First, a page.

Google+ Badge BLACK SOCIAL HISTORY

Thursday, 23 July 2015

BLACK SOCIAL HISTORY : AFRO-SIERRA LEONEAN " MADAM YOKO OR MAMMY YOKO " 2WAS A LEADER OF THE MENDE PEOPLE IN SIERRA LEONE : GOES INTO THE " HALL OF BLACK HEROES "

           BLACK    SOCIAL  HISTORY                                                                                                                                                                                                        








































































Madam Yoko


Madam Yoko or Mammy Yoko (ca. 1849–1906[1]) was a leader of the Mende people in Sierra Leone. Combining advantageous lineage, shrewd marriage choices and the power afforded her from the secret Sande society, Yoko became a leader of considerable influence.[1][2] She expanded the Mende Kingdom and at the time of her death, she was the ruler of the vast Kpa Mende Confederacy.[3][4]

Biography

Madam Yoko, originally called Soma, was born around 1849 in the Gbo Chiefdom.[2][5] She changed her name to Yoko at her Sande initiation ceremony, during which time she became known for her graceful dancing.[2] Yoko's first marriage, which was unsuccessful, was to a man named Gongoima.[5][6] After leaving Gongoima, Yoko's second husband was Gbenjei, Chief of Taiama. Although Yoko remained childless, Gbenjei made her his great wife, giving her economic power within her household.[6][7]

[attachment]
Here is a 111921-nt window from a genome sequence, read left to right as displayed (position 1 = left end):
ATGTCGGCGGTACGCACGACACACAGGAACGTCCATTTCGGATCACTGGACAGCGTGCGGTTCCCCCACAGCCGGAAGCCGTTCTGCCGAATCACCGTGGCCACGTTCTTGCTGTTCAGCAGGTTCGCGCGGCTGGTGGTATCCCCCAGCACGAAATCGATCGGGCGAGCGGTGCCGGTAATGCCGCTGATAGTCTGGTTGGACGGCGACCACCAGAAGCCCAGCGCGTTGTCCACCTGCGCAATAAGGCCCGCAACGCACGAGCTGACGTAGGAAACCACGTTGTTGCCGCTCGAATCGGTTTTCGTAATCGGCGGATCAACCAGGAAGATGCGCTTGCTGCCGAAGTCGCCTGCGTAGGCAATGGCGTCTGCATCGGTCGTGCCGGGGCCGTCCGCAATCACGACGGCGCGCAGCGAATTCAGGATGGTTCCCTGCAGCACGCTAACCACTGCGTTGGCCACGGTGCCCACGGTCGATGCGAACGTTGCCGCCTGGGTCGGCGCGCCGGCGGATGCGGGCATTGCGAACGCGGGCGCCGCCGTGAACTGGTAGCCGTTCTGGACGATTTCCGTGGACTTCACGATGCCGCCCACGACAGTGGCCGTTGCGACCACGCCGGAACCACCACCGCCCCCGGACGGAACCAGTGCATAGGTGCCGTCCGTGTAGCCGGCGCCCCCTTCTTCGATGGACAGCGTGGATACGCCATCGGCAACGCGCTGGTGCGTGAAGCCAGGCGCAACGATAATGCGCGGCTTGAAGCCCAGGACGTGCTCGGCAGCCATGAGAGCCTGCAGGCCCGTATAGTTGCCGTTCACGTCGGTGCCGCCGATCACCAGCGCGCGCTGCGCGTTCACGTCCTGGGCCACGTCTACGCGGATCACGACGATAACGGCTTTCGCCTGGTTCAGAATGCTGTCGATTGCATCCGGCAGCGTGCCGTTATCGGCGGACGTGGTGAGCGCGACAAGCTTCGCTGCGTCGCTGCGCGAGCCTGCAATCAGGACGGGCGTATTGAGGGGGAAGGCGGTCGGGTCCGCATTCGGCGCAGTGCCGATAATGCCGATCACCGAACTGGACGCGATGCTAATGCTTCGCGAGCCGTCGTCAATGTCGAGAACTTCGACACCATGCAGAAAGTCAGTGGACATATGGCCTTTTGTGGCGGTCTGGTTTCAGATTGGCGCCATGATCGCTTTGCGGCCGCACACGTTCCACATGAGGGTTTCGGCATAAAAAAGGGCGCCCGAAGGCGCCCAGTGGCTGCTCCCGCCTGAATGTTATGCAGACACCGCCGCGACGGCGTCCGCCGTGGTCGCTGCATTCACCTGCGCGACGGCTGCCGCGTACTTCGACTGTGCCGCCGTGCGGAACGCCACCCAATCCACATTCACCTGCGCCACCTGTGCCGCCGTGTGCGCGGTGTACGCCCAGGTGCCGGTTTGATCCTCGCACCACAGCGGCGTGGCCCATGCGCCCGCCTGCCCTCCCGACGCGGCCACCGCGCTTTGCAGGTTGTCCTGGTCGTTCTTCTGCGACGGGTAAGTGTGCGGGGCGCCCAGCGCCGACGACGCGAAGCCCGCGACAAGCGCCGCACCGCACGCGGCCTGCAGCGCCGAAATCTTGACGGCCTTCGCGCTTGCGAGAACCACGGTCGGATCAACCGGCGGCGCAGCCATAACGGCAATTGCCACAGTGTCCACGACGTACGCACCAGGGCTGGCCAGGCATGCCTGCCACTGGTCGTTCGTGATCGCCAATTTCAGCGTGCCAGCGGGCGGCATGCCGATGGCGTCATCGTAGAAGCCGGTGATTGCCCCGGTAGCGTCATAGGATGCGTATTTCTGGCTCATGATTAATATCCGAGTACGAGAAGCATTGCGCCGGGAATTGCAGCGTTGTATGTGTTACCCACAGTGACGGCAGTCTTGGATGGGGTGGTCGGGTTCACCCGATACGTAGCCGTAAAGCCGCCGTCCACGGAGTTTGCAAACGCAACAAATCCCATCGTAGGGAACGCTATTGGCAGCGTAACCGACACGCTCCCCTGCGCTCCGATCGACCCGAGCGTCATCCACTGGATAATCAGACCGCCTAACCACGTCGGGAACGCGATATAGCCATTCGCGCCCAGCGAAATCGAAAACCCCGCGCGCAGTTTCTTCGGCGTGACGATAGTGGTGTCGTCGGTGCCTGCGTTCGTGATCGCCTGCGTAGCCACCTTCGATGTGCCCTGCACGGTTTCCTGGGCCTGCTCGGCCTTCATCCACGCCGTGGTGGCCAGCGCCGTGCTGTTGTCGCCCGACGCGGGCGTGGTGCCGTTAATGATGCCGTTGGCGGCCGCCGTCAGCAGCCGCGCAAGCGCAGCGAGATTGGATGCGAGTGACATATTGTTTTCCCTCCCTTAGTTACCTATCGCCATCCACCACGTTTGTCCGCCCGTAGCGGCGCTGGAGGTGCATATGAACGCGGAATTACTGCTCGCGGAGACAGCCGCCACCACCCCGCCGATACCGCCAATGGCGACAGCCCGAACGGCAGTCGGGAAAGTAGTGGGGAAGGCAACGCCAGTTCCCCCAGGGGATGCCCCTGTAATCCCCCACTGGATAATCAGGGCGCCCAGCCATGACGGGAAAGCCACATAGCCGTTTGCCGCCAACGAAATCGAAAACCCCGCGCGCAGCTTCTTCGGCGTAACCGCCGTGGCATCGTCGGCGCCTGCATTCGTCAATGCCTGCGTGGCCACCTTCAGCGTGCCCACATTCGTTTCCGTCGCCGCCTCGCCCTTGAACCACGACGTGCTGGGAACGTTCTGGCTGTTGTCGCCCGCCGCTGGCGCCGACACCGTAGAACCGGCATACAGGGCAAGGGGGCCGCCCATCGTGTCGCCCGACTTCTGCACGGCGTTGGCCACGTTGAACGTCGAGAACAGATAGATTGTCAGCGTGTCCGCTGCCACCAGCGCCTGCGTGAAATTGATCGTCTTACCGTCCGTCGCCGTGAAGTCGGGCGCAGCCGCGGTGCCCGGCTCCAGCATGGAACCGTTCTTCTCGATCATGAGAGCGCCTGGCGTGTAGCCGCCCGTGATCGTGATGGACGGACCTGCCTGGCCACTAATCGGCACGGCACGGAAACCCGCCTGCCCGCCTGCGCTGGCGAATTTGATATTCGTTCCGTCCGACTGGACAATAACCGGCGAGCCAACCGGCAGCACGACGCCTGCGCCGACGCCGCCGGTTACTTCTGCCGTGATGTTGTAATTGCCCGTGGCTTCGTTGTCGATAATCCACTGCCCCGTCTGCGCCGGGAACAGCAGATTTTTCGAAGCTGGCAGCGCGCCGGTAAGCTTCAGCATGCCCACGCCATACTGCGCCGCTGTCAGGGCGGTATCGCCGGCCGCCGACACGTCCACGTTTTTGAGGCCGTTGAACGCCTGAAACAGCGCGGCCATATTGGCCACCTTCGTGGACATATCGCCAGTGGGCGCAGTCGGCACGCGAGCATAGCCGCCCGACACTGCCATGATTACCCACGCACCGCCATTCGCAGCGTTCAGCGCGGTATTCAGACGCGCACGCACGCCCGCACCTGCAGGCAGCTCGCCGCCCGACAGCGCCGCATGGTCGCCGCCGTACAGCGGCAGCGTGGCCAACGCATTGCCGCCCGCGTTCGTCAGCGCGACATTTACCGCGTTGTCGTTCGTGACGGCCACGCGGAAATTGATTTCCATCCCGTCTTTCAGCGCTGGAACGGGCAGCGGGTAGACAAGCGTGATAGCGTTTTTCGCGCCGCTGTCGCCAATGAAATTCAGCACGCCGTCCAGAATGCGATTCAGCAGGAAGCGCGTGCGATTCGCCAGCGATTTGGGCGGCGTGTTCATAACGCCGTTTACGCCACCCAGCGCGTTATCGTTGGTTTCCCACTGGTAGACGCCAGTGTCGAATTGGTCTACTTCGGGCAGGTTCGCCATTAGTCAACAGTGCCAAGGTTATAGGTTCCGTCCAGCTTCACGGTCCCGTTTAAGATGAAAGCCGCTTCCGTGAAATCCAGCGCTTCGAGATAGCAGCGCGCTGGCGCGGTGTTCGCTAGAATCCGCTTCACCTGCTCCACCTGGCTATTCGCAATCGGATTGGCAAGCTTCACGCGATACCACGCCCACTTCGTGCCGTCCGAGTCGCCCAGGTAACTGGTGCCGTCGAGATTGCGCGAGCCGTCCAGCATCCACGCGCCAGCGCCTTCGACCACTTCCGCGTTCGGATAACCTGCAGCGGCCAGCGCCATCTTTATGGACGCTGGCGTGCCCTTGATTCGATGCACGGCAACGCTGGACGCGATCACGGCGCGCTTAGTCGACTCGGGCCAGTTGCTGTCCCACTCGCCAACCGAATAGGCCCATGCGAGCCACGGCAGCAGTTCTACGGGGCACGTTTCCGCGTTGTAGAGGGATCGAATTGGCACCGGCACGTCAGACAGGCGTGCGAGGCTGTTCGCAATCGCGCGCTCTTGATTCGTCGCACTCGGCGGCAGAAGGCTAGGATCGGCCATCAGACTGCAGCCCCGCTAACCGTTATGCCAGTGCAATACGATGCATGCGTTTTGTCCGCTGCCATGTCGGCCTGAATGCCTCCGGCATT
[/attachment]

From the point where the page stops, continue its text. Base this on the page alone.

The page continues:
Following Gbenjei's death, Yoko married Gbanya Lango. In 1875, Gbanya was detained by British colonial officials in Taiamawaro.[2] Yoko went directly to Governor Rowe to appeal for her husband's release.[2] Rowe was impressed with Yoko's appeal and Gbanya was flogged, and then released.[2] Following this incident, Gbanya made Yoko his great wife and began sending her on diplomatic missions.[6] With the Sande, Yoko was able to wield significant power, not only amongst women, but Mende society as a whole.[8] As a leader in this women's secret society, she made political alliances and took younger initiates as "wards" — later marrying them into other aristocratic lineages in an imitation of the trajectory of her own rise to power.[2] In 1878, following her third husband's death, Yoko became the chief of Senehun.[9] By 1884 she was officially recognised as "Queen of Senehun".[7] This recognition came not only from her own people, but also from the British.[1] She died in 1906, rumoured to have committed suicide.[7] Having no descendants of her own, she was succeeded by her brother Lamboi.[2]